Intervention: The interventions to be tested are computer-based activities that focus on various blends of direct and indirect instructional approaches. In the first version, unstructured discovery learning, students are provided with haphazard practice of basic addition and subtraction facts. In the second version, passive structured discovery learning, students are first encouraged to self-discover a pattern or relation followed by explicit instruction of basic addition and subtraction facts. In the active structured discovery learning version, the guided discovery approach is similar to that used in the second experimental version except that passive feedback or modeling of the reasoning strategies by the computer will be intermixed with active feedback in which the student interacts with the computer. The fourth version, active structured discovery learning plus decomposition training, is similar to the third experimental version except it will include decomposition training to facilitate the efficient mastery of such strategies as "n+1" or "1+n" equals the number after n, and make-ten strategies.

Research Design and Methods: Children will be initially tested with the Test of Early Mathematics Ability—Third Edition (TEMA-3) to gauge mathematical achievement and diagnose specific deficiencies that might affect mental-addition performance. Based on their score on the TEMA-3, students will be assigned to take part in one of five training studies for 30-minutes twice a week. Well-qualified and trained project personnel will oversee the students' use of the computer-based activities during the training study on a one-to-one basis. The training studies consist of computer-based games that encourage students to respond quickly and accurately to the computation questions so that they can maximize the number of reward points earned in the game. Within each of the five training studies, students will be randomly assigned to one of the four experimental computer activity conditions described above-unstructured discovery learning, passive structured discovery learning, active structured discovery, active structured discovery learning plus decomposition training—or the control condition. Year 1 of the study will focus on students in first grade, Year 2 will focus on students in kindergarten, and Year 3 will focus on students in second grade.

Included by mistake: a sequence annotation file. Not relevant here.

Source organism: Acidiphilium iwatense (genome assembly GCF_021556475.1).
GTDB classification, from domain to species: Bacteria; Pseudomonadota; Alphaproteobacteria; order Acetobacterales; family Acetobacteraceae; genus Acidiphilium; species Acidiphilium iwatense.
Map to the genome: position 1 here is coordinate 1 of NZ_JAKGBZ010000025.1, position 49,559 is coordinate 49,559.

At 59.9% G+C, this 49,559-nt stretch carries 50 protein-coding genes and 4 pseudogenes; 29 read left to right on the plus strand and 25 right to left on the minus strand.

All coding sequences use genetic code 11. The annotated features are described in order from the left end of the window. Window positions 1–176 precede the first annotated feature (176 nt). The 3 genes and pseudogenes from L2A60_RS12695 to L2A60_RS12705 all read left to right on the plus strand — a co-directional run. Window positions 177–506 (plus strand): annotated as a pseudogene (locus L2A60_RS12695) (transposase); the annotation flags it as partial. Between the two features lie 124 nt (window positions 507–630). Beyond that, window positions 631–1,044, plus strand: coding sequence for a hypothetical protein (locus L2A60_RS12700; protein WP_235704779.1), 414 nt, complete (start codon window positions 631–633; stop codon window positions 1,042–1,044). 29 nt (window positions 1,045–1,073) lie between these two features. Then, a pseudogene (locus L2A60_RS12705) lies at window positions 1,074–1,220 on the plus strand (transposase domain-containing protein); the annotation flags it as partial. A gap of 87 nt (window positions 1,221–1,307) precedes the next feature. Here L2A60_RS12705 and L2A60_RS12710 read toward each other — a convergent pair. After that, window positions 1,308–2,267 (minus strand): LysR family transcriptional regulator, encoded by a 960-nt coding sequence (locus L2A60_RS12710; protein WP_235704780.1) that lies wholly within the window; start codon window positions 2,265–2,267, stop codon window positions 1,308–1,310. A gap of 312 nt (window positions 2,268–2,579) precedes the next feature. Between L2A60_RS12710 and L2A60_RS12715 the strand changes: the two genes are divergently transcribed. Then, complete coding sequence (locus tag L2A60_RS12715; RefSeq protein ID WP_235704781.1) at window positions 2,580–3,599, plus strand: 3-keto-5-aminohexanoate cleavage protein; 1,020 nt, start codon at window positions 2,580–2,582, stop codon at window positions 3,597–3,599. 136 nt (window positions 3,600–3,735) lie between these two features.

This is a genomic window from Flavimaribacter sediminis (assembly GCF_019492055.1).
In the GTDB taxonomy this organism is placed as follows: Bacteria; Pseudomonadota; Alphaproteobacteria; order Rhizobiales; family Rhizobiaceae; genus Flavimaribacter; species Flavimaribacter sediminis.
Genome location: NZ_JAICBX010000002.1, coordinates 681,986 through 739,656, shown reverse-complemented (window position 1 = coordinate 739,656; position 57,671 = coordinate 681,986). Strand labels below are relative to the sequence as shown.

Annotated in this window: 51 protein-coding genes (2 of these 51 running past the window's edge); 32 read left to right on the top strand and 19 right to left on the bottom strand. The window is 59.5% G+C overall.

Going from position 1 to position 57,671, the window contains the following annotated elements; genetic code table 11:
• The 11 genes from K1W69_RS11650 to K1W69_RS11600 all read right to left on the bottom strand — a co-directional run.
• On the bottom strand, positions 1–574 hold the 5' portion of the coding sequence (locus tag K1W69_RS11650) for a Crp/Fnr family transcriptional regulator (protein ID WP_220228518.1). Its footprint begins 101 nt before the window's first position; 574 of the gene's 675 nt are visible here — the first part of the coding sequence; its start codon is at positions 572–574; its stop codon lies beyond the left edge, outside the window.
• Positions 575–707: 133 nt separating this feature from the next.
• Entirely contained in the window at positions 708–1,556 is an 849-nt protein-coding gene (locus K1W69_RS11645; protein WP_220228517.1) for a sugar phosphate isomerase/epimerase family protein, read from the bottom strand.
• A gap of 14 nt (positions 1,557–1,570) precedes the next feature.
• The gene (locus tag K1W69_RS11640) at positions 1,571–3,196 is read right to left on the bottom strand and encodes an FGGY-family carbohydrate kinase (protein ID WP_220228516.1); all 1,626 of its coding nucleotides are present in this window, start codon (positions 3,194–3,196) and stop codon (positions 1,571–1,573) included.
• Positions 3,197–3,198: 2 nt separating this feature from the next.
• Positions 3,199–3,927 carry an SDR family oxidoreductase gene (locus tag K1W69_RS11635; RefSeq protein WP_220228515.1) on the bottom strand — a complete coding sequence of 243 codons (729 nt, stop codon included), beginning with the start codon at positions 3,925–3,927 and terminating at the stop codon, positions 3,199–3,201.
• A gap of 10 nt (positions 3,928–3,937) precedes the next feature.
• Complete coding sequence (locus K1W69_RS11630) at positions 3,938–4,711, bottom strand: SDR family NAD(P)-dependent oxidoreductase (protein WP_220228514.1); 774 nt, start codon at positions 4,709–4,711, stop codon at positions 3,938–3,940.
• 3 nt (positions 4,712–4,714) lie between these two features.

Control Condition: The control condition for the study will be identical to the fourth experimental condition (active structured discovery learning plus decomposition training), except that the training and practice students receive in the control condition will be on a different set of basic addition and subtraction facts.

Key Measures: Students will receive a pre-test, mid-training test, immediate post-test, and delayed post-test on the TEMA-3, a mental arithmetic task, and a mental computational shortcut task.

Data Analytic Strategy: Analyses of covariance and multiple regression analyses will be conducted to determine the efficacy of the four versions of the computer activities in fostering fluency with single digit, basic addition and subtraction facts.